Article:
The Israeli Opera opens its 28th season with one of the most important operatic pieces of the 20th century – Wozzeck by Alban Berg, staged by renowned German opera/theater director Manfred Beilharz. The production was presented in Israel in 2005 and is now regarded as one of the Israeli Opera’s most powerful operas ever staged, not only because of the powerful music and dramatic story but also thanks to its theatrical presentation – the creative cooperation between Beilharz and stage/costume designer Berndt Holzapfel.
Berg based his opera on the play Woyzzeck, written by Georg Buchner in 1836. This is a horrendous story of an abused little man who tries to survive in a ruthless world. The protagonist is a soldier, abused by his superiors, who murders the only person he trusted – his lover Marie – when he discovers that she had cheated on him. Wozzeck accidentally drowns in a swamp when he tries to throw away the knife with which he killed Marie, but it looks very much like suicide.
Sitting in the Israeli Opera conference room before a long rehearsal day, German-born Beilharz talks about Buchner’s play and Berg’s opera. Beilharz, who serves as the intendant (supervisor) of the Hessisches Staatstheater Wiesbaden and was an artistic director of opera houses and theater companies throughout Germany, founded several contemporary theater festival in his country and has numerous opera productions to his credit.
“Theater’s major function is to enrich people with an emotional experience, to tell them what they did not know about life,” says Beilharz. “For me, this is the only reason I make theater. I was 16 when I first read Buchner’s play, and I immediately knew that I wanted to stage it. This was the first German drama in which the central character was a man of the lowest class; also, the way Buchner (who died at 24) treated the conflict between the needs of the good and obedient Wozzeck and what his superiors demanded of him. Wozzeck is not a 100% normal person – he has apocalyptic visions, and we never know if this is his madness or an ability to see what ordinary people don’t. He is very sensitive, which makes his language poetic.”
But how can an audience with middle-class values identify with this miserable, mentally challenged and mercilessly abused soldier? “Wozzeck is not a realistic piece,” says the director. “It is a model of a society taken to the extreme and is full of meaningful symbols about our existence, so that you can understand much more not only about yourself but also about others. Buchner had a terrific sense of what happens in the souls of his characters. The hero is not on the sunny side of life. For me, Wozzeck is a cry for solidarity, for compassion.”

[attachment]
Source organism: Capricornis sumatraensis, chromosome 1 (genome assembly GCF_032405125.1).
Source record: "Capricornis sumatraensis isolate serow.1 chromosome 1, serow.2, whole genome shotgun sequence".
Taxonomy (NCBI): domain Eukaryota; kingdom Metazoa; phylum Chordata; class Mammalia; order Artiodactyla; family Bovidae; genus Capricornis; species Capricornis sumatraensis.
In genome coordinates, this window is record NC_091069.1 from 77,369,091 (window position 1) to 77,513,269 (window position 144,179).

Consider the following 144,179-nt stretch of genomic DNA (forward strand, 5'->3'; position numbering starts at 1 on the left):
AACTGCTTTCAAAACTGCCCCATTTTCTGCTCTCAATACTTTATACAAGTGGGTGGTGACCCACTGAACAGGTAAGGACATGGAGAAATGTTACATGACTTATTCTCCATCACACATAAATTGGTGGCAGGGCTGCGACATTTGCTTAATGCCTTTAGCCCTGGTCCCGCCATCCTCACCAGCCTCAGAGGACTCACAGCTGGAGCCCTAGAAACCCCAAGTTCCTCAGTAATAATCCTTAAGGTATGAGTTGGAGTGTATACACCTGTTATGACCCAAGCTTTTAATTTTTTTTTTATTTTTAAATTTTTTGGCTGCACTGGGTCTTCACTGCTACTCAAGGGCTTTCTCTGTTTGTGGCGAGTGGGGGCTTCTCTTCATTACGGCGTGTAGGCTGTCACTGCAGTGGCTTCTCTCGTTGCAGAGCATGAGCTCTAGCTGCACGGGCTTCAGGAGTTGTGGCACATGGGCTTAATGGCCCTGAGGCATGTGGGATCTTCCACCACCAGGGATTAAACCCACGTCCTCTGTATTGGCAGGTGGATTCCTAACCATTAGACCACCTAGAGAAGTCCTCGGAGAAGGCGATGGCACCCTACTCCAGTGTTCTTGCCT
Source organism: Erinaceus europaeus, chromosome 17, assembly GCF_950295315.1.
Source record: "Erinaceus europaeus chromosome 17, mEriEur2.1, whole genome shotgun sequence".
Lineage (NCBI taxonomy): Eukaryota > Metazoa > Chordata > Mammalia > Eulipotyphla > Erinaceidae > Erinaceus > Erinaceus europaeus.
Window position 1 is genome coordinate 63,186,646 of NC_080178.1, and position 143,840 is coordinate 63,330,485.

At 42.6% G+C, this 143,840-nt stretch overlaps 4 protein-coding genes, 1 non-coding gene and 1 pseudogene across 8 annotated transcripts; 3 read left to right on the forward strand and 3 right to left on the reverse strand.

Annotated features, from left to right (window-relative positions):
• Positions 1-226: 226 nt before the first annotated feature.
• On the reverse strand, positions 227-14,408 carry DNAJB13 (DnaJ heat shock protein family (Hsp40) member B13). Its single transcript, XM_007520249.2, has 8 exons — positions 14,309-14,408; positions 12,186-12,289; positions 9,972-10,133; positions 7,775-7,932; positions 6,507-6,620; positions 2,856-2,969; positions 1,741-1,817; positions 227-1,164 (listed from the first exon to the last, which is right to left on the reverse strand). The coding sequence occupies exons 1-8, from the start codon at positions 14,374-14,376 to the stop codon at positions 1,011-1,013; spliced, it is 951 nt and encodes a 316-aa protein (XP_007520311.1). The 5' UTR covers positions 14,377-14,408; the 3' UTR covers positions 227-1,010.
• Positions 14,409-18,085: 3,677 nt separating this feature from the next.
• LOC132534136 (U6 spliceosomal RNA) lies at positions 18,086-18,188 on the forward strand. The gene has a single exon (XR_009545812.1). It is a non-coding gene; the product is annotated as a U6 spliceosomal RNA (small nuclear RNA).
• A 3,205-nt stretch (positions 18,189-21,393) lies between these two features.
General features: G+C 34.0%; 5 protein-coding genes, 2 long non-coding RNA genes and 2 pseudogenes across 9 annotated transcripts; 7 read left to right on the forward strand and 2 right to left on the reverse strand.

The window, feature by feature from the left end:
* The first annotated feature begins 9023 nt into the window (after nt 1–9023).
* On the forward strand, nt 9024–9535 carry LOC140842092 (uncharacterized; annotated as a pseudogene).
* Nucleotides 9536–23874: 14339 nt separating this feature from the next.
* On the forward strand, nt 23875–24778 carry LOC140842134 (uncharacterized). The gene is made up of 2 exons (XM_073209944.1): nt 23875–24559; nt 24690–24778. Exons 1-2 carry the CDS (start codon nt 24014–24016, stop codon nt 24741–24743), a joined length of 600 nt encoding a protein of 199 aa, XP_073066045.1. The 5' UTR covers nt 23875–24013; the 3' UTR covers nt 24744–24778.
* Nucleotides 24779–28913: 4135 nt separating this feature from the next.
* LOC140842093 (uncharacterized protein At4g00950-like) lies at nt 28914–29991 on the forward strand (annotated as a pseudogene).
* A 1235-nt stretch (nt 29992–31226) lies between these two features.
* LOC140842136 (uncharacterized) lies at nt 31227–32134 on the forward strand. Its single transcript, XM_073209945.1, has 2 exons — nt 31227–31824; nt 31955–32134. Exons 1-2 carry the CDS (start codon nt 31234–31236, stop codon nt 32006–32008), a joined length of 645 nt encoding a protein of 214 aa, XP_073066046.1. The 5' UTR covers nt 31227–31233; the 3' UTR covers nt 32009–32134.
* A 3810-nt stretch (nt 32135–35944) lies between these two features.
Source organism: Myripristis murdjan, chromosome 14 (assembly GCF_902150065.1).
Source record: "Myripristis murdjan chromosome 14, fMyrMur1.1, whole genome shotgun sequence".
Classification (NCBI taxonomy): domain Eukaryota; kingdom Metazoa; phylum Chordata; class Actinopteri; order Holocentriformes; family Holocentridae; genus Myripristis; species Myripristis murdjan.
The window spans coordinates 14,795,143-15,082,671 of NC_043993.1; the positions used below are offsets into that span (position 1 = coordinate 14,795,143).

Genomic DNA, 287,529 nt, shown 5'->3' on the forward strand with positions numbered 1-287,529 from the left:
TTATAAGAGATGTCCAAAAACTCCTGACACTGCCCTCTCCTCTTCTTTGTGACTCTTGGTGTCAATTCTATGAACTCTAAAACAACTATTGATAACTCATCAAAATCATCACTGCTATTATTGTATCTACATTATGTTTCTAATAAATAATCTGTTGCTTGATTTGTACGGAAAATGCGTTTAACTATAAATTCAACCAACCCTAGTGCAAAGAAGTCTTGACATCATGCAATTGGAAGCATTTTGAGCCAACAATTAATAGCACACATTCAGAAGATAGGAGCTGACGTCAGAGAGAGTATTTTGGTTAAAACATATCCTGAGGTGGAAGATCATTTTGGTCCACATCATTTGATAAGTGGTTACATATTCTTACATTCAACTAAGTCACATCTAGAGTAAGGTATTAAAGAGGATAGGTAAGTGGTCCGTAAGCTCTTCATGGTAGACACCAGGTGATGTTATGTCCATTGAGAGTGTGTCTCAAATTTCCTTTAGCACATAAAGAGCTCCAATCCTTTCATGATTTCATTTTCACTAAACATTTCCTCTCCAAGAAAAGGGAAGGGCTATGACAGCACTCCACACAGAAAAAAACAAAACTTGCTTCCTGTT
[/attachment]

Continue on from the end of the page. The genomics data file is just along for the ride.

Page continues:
Switching to Berg’s music, the director says that the composer (for whom this was his first opera) understood Buchner’s play perfectly. “Just as Buchner himself, Berg had a great feeling and understanding of what is behind the characters, and he makes it clear with his music.”
Beilharz, for whom this is his fourth production of Berg’s masterpiece, confides that he never feels he has rattained a complete understanding of the opera.
“It is never boring for me. Both Buchner and Berg had a great understanding of human nature. But since humans are incomprehensible, it is never boring. This is a journey through the human soul, which never ends.”
The production is minimalist and stunningly beautiful.
“Since the story and the characters are so strong, I thought we should not distract the audience from the essence of the piece, so we shouldn’t build big sets. The only things that are really needed to tell the story are on the stage,” says Beilharz.
He explains that every director who stages Wozzeck has to deal with the fact that scenes change very quickly: “Sometimes you have only 25 seconds to switch to a different place. It is rather like a film script. So we invented an electronically guided moving wall (which, despite its simplicity, requires complicated machinery) and just give the audience a sign that says that we have jumped to this or that location. And the public simply falls into a new situation,” he says.
The stage design is influenced by German expressionism, with light – also far from realistic – playing a very important role. “This helps us to understand what Wozzeck feels and suffers. So this all transpires on the border line of realism and fantasy,” says Beilharz.
The cast is a mixture of international and Israeli singers. David Stern conducts, young Israeli maestro Daniel Cohen replaces him in the pit for several performances.
There will be nine perfomances of Wozzeck at the Israeli Opera in Tel Aviv between November 26 and December 7.
For tickets and further information: http://www.israel-opera.co.il. For reservations (03) 692-7777.